By Susan Martin, Collection Services, from the Massachusetts Historical Society:
Those of us who process manuscript collections are always stumbling on interesting and unexpected finds. I was recently working with the MHS’s George E. Ellis papers to improve the arrangement and description of the collection, and one letter immediately caught my eye. It was written by 10-year-old Helen Keller.
Between 1888 and 1892, Keller was a student at Perkins School for the Blind in South Boston. (The school moved to Watertown, Mass. in 1912.) She found a happy home at Perkins, which she described in her 1902 autobiography The Story of My Life: “Until then I had been like a foreigner speaking through an interpreter. In the school where Laura Bridgman was taught I was in my own country.”
The subject of this letter, written to Dr. Ellis on 27 April 1891, is four-year-old Tommy Stringer, another Perkins student who was both blind and deaf. Stringer’s family was unable to support him, so he had been brought up from an almshouse in Pennsylvania to the Perkins kindergarten. Keller became his energetic advocate and wrote to friends and strangers alike, as well as newspapers, to solicit donations for his education. Ellis was one of the many who contributed. Keller wrote to him gratefully:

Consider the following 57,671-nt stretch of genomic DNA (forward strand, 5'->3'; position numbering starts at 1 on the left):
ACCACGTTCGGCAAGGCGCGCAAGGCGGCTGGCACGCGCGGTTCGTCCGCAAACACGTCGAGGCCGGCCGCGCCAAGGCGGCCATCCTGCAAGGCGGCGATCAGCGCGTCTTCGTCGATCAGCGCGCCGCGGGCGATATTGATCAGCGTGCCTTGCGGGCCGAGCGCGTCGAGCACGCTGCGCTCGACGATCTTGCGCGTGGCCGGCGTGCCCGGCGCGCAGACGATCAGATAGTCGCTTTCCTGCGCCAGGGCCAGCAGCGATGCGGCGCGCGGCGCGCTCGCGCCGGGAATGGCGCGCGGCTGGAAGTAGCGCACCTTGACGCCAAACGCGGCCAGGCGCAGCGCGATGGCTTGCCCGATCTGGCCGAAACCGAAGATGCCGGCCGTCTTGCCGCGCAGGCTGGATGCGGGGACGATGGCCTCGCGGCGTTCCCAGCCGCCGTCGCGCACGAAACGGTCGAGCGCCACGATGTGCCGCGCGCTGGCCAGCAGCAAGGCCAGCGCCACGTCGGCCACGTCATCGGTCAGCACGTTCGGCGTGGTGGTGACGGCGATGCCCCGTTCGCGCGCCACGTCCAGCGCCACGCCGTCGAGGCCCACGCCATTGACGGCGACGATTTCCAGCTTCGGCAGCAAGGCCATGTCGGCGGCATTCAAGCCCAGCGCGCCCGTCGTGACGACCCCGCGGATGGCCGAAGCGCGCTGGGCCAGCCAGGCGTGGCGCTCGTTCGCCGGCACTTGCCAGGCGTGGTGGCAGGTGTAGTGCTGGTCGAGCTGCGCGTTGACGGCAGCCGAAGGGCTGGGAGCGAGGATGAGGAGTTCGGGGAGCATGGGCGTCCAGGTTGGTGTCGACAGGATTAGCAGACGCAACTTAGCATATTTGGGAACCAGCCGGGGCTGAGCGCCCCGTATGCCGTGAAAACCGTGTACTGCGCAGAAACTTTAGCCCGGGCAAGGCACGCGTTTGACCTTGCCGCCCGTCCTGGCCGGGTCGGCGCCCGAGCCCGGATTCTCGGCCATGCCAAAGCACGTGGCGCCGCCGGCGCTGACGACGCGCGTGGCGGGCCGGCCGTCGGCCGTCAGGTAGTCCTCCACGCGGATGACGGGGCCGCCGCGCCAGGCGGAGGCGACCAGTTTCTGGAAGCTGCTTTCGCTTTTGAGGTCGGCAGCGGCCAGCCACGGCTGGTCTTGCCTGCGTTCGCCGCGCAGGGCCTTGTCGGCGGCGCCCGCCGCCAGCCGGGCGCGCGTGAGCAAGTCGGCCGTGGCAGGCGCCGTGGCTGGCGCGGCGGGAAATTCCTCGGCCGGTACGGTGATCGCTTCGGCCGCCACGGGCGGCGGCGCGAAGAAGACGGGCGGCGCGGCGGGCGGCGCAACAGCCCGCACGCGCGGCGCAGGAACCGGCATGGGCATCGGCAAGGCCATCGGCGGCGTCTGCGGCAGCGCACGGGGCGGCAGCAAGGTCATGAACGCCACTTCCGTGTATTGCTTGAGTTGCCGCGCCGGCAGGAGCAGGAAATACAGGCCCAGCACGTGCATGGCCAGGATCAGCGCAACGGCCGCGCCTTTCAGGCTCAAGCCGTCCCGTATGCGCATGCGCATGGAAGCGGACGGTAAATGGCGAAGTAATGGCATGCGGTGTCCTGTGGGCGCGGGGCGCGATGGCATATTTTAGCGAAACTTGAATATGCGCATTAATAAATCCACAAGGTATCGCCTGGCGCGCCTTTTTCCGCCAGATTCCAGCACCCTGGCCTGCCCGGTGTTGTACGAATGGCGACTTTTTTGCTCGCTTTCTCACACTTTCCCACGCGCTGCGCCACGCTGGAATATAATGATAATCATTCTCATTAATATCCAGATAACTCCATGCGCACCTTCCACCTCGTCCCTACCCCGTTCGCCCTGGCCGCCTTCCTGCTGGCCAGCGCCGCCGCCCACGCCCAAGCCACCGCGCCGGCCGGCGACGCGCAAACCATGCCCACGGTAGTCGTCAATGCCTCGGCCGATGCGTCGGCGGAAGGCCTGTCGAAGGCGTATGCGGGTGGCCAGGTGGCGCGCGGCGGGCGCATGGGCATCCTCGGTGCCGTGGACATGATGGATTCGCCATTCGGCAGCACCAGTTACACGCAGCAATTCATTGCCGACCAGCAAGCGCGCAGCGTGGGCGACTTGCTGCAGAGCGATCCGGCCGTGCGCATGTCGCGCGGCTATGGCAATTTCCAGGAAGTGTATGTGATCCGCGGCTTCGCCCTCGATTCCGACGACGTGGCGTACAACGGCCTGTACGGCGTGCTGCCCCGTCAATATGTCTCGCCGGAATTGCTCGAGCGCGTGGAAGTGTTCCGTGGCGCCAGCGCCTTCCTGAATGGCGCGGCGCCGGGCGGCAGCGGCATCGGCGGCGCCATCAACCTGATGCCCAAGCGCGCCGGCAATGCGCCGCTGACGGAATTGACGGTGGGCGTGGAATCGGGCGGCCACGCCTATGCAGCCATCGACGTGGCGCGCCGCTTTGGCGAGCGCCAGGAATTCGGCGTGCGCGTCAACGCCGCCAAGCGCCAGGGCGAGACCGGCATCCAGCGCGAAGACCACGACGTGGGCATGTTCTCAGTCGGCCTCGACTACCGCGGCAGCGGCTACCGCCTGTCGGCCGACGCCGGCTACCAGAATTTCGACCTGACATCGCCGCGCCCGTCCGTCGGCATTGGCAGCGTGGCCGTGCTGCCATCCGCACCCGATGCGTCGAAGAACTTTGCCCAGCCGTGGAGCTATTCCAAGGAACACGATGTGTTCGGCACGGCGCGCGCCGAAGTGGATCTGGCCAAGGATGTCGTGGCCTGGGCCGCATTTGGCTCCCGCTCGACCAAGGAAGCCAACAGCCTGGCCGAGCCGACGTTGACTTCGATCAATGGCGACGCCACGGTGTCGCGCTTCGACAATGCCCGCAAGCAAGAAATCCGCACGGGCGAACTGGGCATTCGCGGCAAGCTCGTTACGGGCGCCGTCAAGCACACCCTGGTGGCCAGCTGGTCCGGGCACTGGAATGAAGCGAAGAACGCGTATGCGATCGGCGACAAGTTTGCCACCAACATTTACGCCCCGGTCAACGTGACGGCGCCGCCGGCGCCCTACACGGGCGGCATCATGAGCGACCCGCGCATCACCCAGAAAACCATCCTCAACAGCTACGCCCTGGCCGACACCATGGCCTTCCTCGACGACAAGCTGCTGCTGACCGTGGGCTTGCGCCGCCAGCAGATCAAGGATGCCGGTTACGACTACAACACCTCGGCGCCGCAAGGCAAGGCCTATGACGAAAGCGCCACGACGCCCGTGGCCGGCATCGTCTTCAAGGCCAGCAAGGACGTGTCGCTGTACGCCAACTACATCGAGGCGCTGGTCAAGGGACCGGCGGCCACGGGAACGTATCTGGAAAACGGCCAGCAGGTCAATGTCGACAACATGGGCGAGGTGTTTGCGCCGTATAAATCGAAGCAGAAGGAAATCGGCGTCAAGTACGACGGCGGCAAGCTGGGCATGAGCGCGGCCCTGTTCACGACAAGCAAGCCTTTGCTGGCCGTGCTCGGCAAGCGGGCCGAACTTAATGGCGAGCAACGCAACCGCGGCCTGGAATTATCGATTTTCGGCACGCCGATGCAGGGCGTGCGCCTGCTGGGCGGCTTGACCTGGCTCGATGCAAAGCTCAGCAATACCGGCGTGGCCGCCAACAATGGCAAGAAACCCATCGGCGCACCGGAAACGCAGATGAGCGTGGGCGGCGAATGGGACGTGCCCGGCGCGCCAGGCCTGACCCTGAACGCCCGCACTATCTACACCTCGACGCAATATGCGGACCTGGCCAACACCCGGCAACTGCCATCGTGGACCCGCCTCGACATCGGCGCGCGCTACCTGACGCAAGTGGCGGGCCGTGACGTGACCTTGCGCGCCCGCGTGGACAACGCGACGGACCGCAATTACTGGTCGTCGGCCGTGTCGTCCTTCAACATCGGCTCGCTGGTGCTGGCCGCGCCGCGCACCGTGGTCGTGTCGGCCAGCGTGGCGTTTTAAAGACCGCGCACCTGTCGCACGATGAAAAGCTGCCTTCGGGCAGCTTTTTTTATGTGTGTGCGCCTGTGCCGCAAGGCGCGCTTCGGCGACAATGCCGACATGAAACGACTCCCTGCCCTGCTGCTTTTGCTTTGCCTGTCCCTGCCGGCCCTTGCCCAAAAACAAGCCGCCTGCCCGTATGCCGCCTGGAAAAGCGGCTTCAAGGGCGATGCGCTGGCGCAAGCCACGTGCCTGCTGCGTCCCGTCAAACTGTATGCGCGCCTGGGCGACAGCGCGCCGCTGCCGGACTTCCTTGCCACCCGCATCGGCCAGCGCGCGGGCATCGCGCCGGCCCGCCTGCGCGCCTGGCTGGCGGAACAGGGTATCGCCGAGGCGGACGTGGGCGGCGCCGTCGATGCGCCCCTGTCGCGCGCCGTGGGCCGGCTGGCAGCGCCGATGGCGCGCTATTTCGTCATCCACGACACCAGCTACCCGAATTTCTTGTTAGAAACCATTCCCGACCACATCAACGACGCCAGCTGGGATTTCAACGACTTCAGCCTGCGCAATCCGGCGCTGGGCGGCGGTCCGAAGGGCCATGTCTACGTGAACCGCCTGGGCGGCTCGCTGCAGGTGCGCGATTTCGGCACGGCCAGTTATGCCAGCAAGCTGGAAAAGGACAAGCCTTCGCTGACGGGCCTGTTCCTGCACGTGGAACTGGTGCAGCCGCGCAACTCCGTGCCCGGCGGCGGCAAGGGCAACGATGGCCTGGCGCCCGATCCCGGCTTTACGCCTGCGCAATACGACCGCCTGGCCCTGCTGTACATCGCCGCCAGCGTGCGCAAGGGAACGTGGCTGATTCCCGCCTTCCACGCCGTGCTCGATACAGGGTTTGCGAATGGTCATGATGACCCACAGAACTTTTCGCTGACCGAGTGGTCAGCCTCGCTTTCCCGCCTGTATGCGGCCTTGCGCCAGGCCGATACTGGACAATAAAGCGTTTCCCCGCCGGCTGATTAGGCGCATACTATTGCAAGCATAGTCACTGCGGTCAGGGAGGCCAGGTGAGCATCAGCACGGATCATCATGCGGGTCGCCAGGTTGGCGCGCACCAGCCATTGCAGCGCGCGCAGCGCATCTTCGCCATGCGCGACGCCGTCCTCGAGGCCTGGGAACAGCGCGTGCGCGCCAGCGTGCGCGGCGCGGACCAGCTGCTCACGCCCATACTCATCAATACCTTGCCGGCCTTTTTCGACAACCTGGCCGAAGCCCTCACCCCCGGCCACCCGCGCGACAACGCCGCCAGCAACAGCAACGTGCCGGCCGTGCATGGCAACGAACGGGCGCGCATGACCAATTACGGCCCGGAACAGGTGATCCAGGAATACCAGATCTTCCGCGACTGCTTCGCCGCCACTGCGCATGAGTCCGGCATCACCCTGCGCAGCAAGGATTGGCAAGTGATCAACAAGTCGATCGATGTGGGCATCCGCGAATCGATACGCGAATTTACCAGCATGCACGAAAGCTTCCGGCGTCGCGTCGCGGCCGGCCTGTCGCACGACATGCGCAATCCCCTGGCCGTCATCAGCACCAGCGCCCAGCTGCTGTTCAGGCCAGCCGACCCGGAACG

Mr [Phillips] Brooks once told me that love was the most beautiful thing in the world, and now I am sure it is, for nothing but love could brighten Tommy’s whole life. I think we ought to love those who are weak and helpless even more tenderly than we do others who are strong and beautiful….I have read that there are lonesome and dismal places in this great world, but I cannot imagine anything so sad and lonely as a little child’s heart who has no loving mother to caress and care for him. But we shall all be so good and gentle with little Tommy that he will think the world is full [of] loving mothers and patient fathers.
It just so happens that Ellis was the president of our very own MHS at the time, an historian, and a former minister of the Harvard Church in Charlestown, Mass. He corresponded with many notable people, but this letter, written in large, neat, blocky handwriting, stands out from the rest. It’s amazing to realize that it was written just four years after Keller met Annie Sullivan, at which time Keller could barely communicate at all, let alone read and write. (About a year later, she explained to the readers of the children’s magazine St. Nicholas how she wrote by placing a “grooved board” between the pages, probably some version of a noctograph.)
George E. Ellis died in 1894. In his will, he bequeathed $30,000, as well as his home and all its contents, to the MHS. Funds from the sale of his property were used to help build and relocate to our current home at 1154 Boylston Street. Our very own research room, Ellis Hall, is named after him. We hope to see you there sometime!
Thomas Stringer graduated from Perkins in 1913 and became a woodworker in Pennsylvania, dying in 1945.